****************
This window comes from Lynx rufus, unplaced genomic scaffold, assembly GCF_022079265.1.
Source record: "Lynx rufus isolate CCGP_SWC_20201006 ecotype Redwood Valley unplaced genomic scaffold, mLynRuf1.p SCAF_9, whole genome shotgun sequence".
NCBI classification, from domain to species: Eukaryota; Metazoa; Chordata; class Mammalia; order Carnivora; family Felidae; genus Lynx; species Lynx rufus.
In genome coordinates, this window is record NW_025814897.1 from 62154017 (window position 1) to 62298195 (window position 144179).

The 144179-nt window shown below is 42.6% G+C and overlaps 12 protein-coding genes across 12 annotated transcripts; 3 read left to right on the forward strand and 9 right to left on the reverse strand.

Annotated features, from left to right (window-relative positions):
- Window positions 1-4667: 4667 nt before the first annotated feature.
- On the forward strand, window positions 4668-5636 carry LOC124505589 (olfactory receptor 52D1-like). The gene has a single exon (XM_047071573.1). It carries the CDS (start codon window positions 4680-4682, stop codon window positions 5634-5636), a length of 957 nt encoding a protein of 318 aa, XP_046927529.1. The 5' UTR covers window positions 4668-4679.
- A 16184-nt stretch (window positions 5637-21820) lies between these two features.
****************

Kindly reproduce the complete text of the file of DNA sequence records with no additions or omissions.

This window comes from Lynx rufus, unplaced genomic scaffold, assembly GCF_022079265.1.
Source record: "Lynx rufus isolate CCGP_SWC_20201006 ecotype Redwood Valley unplaced genomic scaffold, mLynRuf1.p SCAF_9, whole genome shotgun sequence".
NCBI classification, from domain to species: Eukaryota; Metazoa; Chordata; class Mammalia; order Carnivora; family Felidae; genus Lynx; species Lynx rufus.
In genome coordinates, this window is record NW_025814897.1 from 62154017 (window position 1) to 62298195 (window position 144179).

The 144179-nt window shown below is 42.6% G+C and overlaps 12 protein-coding genes across 12 annotated transcripts; 3 read left to right on the forward strand and 9 right to left on the reverse strand.

Annotated features, from left to right (window-relative positions):
- Window positions 1-4667: 4667 nt before the first annotated feature.
- On the forward strand, window positions 4668-5636 carry LOC124505589 (olfactory receptor 52D1-like). The gene has a single exon (XM_047071573.1). It carries the CDS (start codon window positions 4680-4682, stop codon window positions 5634-5636), a length of 957 nt encoding a protein of 318 aa, XP_046927529.1. The 5' UTR covers window positions 4668-4679.
- A 16184-nt stretch (window positions 5637-21820) lies between these two features.